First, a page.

Right-hander homers for early lead, surrenders 5 runs in 5-plus innings
By Nick Suss
PHILADELPHIA -- Through three innings Sunday, Chad Billingsley looked like the best player on the field at Citizens Bank Park.
The veteran right-hander had allowed just two hits, needing just 28 pitches to get through three innings. As a nice add-on, Billingsley flicked a Bartolo Colon pitch over the short porch near the left-field foul pole for his third career home run and the first homer by a Phillies pitcher since June 2011.
He allowed five runs in a losing effort, logging five innings and facing two batters in the sixth, both of whom reached base with doubles, before he was replaced by Justin De Fratus. Billingsley has allowed five earned runs in both of his starts this season.
He allowed his first run in the fourth inning on a single by shortstop Wilmer Flores that drove home first baseman Lucas Duda. The Phillies' offense rallied back in the home half of the inning to regain the lead, but Billingsley gave it right back on a two-run home run by right fielder Curtis Granderson. Three outs, three hits and two runs later, Billingsley's day was done.
Phillies manager Ryne Sandberg said he was disappointed his team was unable to sustain a lead.
"We lacked shutdown innings today all the way through the game," Sandberg said. "Every time the offense would bounce back and we'd close or threaten, we wouldn't be able to keep numbers off the board."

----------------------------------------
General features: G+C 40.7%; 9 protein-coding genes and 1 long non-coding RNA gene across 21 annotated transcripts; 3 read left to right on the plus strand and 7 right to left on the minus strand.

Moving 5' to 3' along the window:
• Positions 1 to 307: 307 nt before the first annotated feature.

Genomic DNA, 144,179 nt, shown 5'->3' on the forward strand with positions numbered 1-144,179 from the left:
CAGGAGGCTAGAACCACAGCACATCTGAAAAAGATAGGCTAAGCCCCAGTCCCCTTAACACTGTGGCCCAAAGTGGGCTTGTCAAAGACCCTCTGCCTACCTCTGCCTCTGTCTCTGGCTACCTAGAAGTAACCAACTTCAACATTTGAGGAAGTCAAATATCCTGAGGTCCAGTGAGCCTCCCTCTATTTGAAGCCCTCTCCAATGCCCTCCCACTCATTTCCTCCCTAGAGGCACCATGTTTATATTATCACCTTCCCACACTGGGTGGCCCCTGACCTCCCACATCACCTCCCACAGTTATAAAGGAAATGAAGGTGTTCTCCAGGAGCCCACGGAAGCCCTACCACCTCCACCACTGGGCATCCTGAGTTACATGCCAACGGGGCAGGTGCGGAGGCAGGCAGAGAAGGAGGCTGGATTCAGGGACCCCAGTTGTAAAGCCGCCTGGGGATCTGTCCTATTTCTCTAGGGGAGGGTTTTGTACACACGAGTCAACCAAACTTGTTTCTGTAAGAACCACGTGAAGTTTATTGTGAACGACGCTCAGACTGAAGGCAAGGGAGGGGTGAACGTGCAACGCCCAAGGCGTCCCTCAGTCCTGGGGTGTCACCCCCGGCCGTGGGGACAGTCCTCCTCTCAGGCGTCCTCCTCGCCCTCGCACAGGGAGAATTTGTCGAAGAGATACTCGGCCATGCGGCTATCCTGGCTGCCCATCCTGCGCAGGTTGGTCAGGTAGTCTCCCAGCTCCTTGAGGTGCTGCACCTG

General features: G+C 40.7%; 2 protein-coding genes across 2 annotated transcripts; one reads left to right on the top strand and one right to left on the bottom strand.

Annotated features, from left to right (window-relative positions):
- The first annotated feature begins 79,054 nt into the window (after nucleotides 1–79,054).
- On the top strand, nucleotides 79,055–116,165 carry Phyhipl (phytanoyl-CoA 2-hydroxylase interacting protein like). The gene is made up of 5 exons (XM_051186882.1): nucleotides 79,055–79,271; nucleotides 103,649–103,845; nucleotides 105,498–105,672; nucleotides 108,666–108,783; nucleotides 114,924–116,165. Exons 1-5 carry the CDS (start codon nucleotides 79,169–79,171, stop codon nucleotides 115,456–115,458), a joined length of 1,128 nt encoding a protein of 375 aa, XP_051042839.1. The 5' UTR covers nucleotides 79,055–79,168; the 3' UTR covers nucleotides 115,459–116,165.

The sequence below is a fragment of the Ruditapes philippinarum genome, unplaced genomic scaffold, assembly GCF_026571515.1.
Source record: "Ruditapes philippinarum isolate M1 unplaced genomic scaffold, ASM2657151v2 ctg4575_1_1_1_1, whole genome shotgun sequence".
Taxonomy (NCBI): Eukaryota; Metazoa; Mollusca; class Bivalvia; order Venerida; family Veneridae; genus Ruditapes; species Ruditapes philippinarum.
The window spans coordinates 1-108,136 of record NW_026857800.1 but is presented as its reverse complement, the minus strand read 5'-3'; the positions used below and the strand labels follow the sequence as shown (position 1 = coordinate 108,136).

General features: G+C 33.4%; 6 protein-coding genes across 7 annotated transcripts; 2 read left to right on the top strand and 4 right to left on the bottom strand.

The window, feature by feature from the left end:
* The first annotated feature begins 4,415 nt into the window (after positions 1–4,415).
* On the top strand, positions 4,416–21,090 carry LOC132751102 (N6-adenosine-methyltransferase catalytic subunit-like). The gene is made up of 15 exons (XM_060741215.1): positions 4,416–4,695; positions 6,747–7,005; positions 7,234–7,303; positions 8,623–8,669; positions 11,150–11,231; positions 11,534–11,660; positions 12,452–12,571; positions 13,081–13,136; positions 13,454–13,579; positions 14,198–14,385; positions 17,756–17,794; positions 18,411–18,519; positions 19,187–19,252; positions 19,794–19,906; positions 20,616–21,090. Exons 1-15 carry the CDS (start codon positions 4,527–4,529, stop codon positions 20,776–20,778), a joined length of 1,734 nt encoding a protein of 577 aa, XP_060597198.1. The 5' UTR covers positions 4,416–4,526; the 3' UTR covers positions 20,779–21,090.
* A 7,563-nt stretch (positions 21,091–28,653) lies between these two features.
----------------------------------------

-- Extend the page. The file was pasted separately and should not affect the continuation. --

Billingsley, who missed most of 2013 and all of 2014 due to Tommy John surgery and a procedure to repair a torn flexor tendon, said he felt the game was a step in the right direction for him.
"I definitely felt a little bit more comfortable out there than the first time," Billingsley said. "Nerves were a little bit better today. One mistake to [Granderson], but it was a positive day."
The home run to Granderson came in an especially aggravating situation for Billingsley, as it came on a full count after a near-strike on ball three. Billingsley said he wasn't focused on what could have been. Rather, he said he missed his spot with a fastball that was intended to be low but ended up in the middle of the zone.
As for his home run, Billingsley was modest about his power stroke.
"It was a nice 0-2 approach," he said. "It was exciting to do that today. It was a heater that just came right back into my bat. I wasn't really trying to do it, but it happens."
Nick Suss is an associate reporter for MLB.com. This story was not subject to the approval of Major League Baseball or its clubs.